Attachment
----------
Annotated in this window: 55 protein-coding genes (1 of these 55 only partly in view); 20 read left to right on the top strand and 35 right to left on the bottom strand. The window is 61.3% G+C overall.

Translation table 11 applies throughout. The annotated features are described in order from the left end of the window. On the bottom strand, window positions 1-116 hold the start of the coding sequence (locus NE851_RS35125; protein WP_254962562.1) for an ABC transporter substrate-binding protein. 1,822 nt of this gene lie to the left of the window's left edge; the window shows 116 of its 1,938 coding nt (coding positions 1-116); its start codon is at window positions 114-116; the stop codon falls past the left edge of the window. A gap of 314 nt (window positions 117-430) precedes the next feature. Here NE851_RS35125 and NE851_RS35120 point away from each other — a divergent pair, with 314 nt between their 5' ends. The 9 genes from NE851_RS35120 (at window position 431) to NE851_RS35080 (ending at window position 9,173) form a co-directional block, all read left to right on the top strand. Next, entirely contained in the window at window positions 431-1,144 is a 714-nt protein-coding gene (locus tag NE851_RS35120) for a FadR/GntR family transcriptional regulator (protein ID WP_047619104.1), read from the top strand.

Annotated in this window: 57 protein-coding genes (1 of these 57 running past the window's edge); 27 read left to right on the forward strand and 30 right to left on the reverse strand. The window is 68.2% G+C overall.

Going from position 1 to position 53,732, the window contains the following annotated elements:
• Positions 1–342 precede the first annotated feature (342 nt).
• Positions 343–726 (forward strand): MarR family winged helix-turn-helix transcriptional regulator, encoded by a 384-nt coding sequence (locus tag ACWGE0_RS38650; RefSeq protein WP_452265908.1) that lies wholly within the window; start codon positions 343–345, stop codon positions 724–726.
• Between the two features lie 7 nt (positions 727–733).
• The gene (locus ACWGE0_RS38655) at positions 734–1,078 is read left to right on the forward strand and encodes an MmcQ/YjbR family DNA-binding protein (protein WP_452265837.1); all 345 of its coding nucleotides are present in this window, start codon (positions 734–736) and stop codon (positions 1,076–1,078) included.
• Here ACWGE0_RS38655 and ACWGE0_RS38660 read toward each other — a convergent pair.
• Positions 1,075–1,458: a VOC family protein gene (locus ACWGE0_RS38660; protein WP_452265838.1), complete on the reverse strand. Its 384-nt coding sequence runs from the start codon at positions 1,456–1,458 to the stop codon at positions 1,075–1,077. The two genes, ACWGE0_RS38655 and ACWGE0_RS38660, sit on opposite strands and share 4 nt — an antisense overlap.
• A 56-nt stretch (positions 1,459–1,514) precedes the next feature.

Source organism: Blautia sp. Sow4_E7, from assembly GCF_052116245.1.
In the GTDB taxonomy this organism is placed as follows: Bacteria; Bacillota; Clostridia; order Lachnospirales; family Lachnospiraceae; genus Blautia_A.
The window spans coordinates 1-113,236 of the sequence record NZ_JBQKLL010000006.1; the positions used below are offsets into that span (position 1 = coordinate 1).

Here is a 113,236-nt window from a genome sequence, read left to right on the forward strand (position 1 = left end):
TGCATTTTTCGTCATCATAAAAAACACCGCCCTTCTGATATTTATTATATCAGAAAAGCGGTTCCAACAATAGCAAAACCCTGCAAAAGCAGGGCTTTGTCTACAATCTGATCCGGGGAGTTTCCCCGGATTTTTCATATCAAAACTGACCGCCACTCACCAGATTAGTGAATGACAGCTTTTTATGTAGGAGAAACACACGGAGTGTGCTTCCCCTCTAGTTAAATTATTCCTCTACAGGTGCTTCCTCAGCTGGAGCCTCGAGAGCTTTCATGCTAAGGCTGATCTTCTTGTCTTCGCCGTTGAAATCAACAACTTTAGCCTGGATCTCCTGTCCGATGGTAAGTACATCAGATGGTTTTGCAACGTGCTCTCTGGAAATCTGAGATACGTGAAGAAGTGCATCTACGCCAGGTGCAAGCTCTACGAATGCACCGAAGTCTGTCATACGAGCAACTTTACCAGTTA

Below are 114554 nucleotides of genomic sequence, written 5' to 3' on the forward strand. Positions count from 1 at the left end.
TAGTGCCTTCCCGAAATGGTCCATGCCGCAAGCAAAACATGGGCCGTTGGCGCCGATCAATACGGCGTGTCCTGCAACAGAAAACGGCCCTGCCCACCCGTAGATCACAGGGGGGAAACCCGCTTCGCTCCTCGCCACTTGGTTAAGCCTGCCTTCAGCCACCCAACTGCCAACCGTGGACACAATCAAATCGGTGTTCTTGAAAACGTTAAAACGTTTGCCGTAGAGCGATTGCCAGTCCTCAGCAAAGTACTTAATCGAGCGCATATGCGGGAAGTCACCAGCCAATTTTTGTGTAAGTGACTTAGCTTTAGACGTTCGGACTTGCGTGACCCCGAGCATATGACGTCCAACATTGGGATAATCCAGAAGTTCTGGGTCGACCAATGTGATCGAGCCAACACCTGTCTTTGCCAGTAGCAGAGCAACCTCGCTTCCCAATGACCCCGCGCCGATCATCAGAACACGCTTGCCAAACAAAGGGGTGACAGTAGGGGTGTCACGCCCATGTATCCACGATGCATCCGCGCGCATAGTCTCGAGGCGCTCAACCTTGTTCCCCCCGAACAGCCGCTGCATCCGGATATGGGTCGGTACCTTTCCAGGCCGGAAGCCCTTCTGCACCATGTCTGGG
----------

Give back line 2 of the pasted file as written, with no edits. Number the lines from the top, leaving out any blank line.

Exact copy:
Translation table 11 applies throughout. The annotated features are described in order from the left end of the window. On the bottom strand, window positions 1-116 hold the start of the coding sequence (locus NE851_RS35125; protein WP_254962562.1) for an ABC transporter substrate-binding protein. 1,822 nt of this gene lie to the left of the window's left edge; the window shows 116 of its 1,938 coding nt (coding positions 1-116); its start codon is at window positions 114-116; the stop codon falls past the left edge of the window. A gap of 314 nt (window positions 117-430) precedes the next feature. Here NE851_RS35125 and NE851_RS35120 point away from each other — a divergent pair, with 314 nt between their 5' ends. The 9 genes from NE851_RS35120 (at window position 431) to NE851_RS35080 (ending at window position 9,173) form a co-directional block, all read left to right on the top strand. Next, entirely contained in the window at window positions 431-1,144 is a 714-nt protein-coding gene (locus tag NE851_RS35120) for a FadR/GntR family transcriptional regulator (protein ID WP_047619104.1), read from the top strand.